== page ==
Recently, I waxed eloquent (turgid, you say?) on my attempts to read only Good Books to my children. I focused mainly on The Little Prince, which I consider to be a perfect book if there ever was one, but would like to say more about what criteria we might look for in other books to be able to identify them as “Good.”
We’ve all heard of the Great Books. Perhaps the most common list has been prepared by Mortimer Adler. If you just now took a glance you might agree that it is hardly a reading project to jump into unprepared. How in the world can a person profit from the writing of Aristotle and Plato without any prior formation in the culture that produced them? This is precisely the problem that John Senior identifies in The Death of Christian Culture.
In the essay appended to the end of the book entitled “A Thousand Good Books”, Senior writes,
The Great Books movement of the last generation has not failed as much as fizzled, not because of any defect in the books – ‘the best that has been thought and said,’ in Matthew Arnold’s phrase – but like good champagne in plastic bottles, they went flat.
The reason? It is because we are no longer schooled in a culture of virtue. Our education has no idea anymore beyond materialism and is content to teach our children functional skills alone. The children are cogs to be fit into an economic machine. Because of this, the imagination is discounted. Fairy tales are a waste of time when we can have our children instead reading functional texts about being successful in life, right? The problem, though, is that without a well formed imagination, a person will have difficulty in holding abstract concepts in the intellect. Senior elaborates when earlier in the book he writes,
Unless the mind achieves its perfection in the making of conceptual judgments, religion and philosophy cannot be understood…to put the intellect first, we must have restored the imagination.
Classical education, especially in the tradition of John Henry Cardinal Newman, understands this and so has as its idea friendship with God. A child is educated in order to know his true purpose in life, to find God, to know him, and to be happy with him forever. Education is aimed at making a person into a saint. The virtues are a mirror reflecting the divine essence and so take a central place in any good education. Gentlemanly behavior is encouraged. A bedrock of culture and tradition is cultivated. Newman’s idea has much in common with the medieval and the classical Greco-Roman cultures. When compared to modern education, the entire purpose is different.
Senior explains how recent developments in education have changed our ability to appreciate the Great Books,
To change the figure, the seeds are good but the cultural soil has been depleted; the seminal ideas of Plato, Aristotle, St. Augustine and St. Thomas thrive only in an imaginative ground saturated with fables, fairy tales, stories, rhymes, and adventures: the thousand books of Grimm, Anderson, Stevenson, Dickens, Scott, Dumas and the rest.
We cannot simply retreat to Aquinas with no prior preparation and assume that all will be well. This would be your classic pearls-before-swine situation. For instance, I have many a time heatedly denounced certain books and musicians only to discover later that I simply was not ready for them yet. I am sure it was quite embarrassing. Our children reject food that we prepare for them all of the time because their little palates are not yet developed enough to realize that the grass-fed burger with caramelized onions, bleu cheese, and arugula we have served them is any way superior to a bag of fast food fries. It means more food for me and I like that, but still… let’s be generous, here.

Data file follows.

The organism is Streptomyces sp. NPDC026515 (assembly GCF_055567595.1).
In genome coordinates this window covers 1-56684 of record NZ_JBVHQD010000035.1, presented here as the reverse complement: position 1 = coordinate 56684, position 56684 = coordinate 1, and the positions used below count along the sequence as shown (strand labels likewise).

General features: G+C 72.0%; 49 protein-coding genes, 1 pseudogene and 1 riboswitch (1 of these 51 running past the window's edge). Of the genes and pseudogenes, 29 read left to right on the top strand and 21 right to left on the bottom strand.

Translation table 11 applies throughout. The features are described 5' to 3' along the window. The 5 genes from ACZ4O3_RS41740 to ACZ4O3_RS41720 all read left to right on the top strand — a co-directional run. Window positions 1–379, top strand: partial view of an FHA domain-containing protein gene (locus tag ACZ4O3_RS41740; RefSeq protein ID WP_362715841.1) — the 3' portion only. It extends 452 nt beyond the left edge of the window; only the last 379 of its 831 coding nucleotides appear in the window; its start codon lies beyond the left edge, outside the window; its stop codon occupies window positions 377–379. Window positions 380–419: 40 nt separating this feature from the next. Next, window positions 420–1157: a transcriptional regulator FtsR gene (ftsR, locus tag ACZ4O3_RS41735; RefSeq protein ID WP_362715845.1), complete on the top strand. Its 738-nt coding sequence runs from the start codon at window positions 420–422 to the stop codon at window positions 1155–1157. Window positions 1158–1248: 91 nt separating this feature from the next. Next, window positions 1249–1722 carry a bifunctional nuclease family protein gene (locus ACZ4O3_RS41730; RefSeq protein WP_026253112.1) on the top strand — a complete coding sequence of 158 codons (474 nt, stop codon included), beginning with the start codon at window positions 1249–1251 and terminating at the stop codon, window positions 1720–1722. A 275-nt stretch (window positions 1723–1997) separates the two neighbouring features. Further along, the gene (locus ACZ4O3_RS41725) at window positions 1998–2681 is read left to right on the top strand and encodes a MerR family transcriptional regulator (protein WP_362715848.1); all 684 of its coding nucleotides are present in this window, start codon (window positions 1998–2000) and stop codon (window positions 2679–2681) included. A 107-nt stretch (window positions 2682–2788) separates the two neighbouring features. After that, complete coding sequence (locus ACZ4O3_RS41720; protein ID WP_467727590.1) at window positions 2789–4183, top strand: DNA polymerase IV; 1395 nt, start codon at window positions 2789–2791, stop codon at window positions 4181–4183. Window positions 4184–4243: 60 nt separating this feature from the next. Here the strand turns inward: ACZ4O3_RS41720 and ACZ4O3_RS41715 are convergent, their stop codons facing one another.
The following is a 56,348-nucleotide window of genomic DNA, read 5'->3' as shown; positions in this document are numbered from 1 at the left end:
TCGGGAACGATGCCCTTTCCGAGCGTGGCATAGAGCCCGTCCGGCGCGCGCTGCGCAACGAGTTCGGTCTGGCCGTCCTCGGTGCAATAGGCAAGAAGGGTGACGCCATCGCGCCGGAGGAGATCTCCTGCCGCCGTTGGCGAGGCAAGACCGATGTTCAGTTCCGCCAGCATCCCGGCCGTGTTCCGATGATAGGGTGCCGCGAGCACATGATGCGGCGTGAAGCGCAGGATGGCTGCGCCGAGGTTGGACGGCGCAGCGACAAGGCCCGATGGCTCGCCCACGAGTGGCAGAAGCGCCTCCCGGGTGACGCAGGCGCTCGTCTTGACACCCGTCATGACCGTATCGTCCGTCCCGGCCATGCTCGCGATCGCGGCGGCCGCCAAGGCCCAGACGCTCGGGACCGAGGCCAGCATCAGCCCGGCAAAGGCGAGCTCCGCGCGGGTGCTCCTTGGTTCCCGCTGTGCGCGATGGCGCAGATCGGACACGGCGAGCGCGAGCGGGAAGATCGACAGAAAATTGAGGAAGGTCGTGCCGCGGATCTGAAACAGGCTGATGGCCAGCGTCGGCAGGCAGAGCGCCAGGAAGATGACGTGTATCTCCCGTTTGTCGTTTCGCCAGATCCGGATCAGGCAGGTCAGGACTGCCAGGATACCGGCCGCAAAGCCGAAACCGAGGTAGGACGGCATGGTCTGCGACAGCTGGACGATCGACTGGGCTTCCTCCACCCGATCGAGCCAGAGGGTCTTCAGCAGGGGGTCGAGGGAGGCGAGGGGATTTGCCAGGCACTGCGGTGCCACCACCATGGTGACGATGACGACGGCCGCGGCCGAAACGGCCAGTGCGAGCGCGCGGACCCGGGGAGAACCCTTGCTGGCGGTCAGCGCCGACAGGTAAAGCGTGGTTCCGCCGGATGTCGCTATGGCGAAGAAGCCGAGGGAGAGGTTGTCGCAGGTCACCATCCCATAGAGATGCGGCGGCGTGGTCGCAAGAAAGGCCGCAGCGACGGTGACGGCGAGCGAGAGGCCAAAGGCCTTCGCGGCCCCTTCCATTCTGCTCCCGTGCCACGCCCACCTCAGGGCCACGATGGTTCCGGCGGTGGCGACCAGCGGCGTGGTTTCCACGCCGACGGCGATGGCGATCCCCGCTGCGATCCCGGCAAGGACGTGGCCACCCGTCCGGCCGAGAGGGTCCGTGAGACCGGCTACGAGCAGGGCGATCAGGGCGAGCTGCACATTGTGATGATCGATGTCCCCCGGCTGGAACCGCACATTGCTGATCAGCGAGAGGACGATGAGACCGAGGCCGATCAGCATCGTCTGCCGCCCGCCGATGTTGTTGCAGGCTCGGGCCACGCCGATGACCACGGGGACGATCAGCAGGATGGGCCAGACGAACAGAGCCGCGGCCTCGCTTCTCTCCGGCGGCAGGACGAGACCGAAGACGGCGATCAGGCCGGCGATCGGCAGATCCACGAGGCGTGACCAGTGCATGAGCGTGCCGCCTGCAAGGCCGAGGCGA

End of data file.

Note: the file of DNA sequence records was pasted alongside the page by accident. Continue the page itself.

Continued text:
The Great Books are like seeds falling in dead soil. They starve for lack of nutrients, having become for us the work of dead, white grandfathers and representing now only a stale tradition long since passed away. How can we amend the soil? Is it possible to cultivate our reading habits so that the Great Books may put forth living branches again? Senior writes,
Of course, the distinction between great and good is not absolute. Great implies a certain magnitude; one might say War and Peace and Les Miserables are great because of their length, or The Critique of Pure Reason because of its difficulty. Great books call for philosophical reflection; good books are popular, appealing especially to the imagination. But obviously some authors are both great and good, and their works may be read more than once from the different points of view – this is true of Shakespeare and Cervantes, for example.
As an armchair Thomist, I might attempt to stammer forth the explanation that the human intellect learns through the senses. In order for the intellect to do its job, our senses must first give it raw material to work with, ideally with an imagination full to the brim of wonder and beauty, heroism and virtue, adventure and adversity. These are the qualities we look for in Good Books. They cultivate the imagination so that the intellect has the building blocks necessary to interact with and appreciate the Great Books.
I pray that through the way I am teaching them to read, I am giving my children some idea that their true dignity is the soul, that life is a grand adventure, that they have been made to endure forever, and that true happiness is gathered up in the virtues, crowned by faith, hope, and charity. In such a way is a saint made.
Here is an online resource already gathering up the list that John Senior put together of 1000 Good Books divided by grade level. He admits that there are certain to be oversights and the actual list is sure to be far more expansive. This is an excellent starting point, though.